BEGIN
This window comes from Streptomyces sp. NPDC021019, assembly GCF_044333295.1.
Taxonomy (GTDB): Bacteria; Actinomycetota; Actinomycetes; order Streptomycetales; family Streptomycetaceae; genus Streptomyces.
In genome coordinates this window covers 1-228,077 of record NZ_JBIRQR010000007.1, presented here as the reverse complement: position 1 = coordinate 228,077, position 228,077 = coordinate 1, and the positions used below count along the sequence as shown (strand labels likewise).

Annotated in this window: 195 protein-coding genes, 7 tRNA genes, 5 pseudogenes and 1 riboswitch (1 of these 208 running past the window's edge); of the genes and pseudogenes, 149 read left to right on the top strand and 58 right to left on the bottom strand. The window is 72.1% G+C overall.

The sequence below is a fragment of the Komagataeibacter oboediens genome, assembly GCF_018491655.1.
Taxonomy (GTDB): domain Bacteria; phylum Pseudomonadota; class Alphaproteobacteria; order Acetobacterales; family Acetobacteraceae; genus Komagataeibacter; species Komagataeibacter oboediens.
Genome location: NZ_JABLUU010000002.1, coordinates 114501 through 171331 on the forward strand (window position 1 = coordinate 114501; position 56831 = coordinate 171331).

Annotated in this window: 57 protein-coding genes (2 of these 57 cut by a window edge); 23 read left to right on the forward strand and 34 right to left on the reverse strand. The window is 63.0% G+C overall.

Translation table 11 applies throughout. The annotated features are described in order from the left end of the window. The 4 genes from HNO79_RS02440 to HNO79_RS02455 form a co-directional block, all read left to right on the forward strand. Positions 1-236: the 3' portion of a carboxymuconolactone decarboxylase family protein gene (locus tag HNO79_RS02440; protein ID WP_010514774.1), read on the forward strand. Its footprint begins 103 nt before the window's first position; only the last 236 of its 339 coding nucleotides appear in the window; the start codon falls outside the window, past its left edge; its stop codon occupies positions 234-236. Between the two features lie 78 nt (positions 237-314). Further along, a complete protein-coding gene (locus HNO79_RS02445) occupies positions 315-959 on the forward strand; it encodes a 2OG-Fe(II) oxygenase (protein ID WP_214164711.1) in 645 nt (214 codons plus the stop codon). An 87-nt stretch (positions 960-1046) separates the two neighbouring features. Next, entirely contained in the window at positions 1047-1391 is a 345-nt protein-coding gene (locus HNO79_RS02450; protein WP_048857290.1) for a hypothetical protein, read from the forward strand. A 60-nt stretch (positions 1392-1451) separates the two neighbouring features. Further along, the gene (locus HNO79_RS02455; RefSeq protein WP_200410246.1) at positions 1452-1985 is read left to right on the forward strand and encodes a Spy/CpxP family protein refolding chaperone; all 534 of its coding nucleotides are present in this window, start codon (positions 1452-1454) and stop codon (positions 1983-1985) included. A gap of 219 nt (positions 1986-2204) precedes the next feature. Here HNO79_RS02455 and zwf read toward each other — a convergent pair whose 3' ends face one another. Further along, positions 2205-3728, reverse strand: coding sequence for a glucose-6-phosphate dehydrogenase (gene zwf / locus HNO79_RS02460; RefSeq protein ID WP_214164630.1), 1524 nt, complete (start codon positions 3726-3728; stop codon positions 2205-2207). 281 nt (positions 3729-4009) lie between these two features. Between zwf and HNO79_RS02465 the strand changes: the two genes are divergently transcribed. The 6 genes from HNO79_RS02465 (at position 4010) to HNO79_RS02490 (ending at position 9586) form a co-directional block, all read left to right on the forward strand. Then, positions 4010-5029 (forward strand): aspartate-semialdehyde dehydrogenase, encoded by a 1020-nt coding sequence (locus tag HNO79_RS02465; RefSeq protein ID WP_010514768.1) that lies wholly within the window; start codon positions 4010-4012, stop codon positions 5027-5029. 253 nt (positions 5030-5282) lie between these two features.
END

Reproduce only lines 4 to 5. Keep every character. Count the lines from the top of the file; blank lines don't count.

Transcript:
Annotated in this window: 195 protein-coding genes, 7 tRNA genes, 5 pseudogenes and 1 riboswitch (1 of these 208 running past the window's edge); of the genes and pseudogenes, 149 read left to right on the top strand and 58 right to left on the bottom strand. The window is 72.1% G+C overall.

The sequence below is a fragment of the Komagataeibacter oboediens genome, assembly GCF_018491655.1.